A distance learner who wants to earn a degree the easy way could very well enroll in a program and pay someone with an advanced degree to complete all the course requirements and give them all the necessary information, including usernames and passwords necessary to access course materials. People with advanced degrees could make a reasonably good living by selling their services to a few distance learners each year. As their reputations spread by word of mouth, so will their status and the fees that they command. We may even start seeing classified advertisements that read something like:
"An MBA from a top ten business school willing to assist aspiring MBAs to complete online degrees. Guaranteed degree completion in ten months or money back. Fees are negotiable. Confidential references available on request."
Not being able to truly determine who is doing the work is indeed a very serious weakness in assessment in degree programs offered solely via distance education means. Another problem is that distance learners can learn content at a superficial level and still earn the degree that they seek. Since students have access to all the reading materials and discussion board messages posted by their classmates, just by timing their own remarks and by consulting the reading materials when they need to, distance learners can give the impression that they have mastered the content without actually internalizing it. In a sense it is quite easy for distance learners to fake learning, something that is much harder to do in face-to-face classroom situations.
As distance education grows and proliferates, students will invent more ways to obtain their degrees in the shortest possible time with the least amounts of effort and work. The ranks of the people who hold advanced degrees, but who don't know much of the content that is expected and required of those who hold such degrees, will continue to increase.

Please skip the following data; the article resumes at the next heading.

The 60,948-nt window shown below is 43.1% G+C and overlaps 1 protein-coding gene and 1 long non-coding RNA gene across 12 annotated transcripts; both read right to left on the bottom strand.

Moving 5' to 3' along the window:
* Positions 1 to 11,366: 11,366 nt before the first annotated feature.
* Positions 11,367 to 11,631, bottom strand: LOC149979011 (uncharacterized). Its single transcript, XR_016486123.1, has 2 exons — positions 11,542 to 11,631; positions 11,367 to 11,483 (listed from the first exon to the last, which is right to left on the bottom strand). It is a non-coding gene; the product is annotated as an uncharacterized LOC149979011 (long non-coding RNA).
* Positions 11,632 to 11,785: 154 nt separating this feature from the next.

Degree inflation will become a widespread phenomenon. Degree inflation will soon grow into the much larger phenomenon of "educational inflation," a situation where even advanced doctoral degrees will not be worth the paper on which they are printed. Society will have to take drastic measures to devalue degrees, much like devaluing monetary units in economies that are plagued by inflation.
Society can act now to prevent degree inflation from becoming a reality by insisting on greater accountability for distance learners and distance education programs. The need for convenience on the part of distance learners should be balanced with the need for academic quality, rigor and integrity in distance education programs. By closely monitoring and guiding the growth of distance education programs, society can prevent the phenomenon of degree inflation from plaguing it in the future.
The author is a tenured associate professor at Florida International University in Miami where he teaches educational technology courses at the undergraduate and graduate levels. He is also a consultant on issues related to distance education.